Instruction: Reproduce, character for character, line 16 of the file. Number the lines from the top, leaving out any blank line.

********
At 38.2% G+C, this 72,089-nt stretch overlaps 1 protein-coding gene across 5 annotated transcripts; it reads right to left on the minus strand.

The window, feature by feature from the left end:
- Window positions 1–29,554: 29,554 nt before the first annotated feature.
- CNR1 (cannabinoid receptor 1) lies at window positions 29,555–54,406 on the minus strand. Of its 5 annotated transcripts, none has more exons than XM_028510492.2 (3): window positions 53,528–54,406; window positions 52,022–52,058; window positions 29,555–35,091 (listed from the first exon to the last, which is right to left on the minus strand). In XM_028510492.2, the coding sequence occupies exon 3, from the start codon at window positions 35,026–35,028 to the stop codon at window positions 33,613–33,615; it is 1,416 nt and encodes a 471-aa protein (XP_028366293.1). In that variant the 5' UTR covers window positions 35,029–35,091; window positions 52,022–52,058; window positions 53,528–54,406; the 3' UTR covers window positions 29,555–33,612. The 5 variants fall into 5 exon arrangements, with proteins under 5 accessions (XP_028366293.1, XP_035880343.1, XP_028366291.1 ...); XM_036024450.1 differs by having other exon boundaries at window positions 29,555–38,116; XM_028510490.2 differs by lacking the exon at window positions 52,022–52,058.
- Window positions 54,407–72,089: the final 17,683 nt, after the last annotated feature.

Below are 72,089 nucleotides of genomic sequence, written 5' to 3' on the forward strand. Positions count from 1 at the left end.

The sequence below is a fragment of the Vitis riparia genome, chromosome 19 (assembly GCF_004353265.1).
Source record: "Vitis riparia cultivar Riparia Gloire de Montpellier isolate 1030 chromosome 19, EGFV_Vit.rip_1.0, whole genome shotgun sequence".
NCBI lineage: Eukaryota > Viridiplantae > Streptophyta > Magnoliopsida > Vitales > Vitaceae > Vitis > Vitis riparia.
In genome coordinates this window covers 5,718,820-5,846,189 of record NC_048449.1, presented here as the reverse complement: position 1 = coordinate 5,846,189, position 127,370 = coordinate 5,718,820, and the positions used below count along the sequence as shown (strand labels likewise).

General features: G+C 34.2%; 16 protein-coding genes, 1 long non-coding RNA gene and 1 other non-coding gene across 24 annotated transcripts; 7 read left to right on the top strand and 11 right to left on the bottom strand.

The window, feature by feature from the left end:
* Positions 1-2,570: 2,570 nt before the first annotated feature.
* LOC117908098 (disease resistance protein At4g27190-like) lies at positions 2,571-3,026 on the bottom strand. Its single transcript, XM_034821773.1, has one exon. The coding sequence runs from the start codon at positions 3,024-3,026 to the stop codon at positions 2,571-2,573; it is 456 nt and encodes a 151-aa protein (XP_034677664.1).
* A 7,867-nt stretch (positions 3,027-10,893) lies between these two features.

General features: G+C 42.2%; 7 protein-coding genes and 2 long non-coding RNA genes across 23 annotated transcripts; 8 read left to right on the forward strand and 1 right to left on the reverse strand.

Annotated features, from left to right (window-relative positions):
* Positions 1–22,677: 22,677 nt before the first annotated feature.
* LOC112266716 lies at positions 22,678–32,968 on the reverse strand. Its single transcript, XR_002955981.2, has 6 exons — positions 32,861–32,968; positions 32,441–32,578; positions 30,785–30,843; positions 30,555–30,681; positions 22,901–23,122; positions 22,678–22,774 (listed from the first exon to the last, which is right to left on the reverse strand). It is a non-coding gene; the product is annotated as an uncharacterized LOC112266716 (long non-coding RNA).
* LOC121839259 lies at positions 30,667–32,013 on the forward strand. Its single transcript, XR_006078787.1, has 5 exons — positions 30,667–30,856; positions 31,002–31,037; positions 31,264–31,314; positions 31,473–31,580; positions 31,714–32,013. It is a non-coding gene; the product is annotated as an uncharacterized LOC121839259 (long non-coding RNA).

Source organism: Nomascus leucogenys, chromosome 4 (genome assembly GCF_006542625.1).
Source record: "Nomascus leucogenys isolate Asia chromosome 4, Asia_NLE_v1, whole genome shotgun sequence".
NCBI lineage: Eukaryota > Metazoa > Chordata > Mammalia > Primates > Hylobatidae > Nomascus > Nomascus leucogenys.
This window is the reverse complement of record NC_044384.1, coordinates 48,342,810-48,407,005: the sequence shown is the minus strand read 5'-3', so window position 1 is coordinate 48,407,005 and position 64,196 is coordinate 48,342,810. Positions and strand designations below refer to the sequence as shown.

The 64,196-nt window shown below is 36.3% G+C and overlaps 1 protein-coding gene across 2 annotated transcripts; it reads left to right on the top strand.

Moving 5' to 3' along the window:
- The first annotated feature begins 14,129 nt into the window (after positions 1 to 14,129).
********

General features: G+C 42.2%; 7 protein-coding genes and 2 long non-coding RNA genes across 23 annotated transcripts; 8 read left to right on the forward strand and 1 right to left on the reverse strand.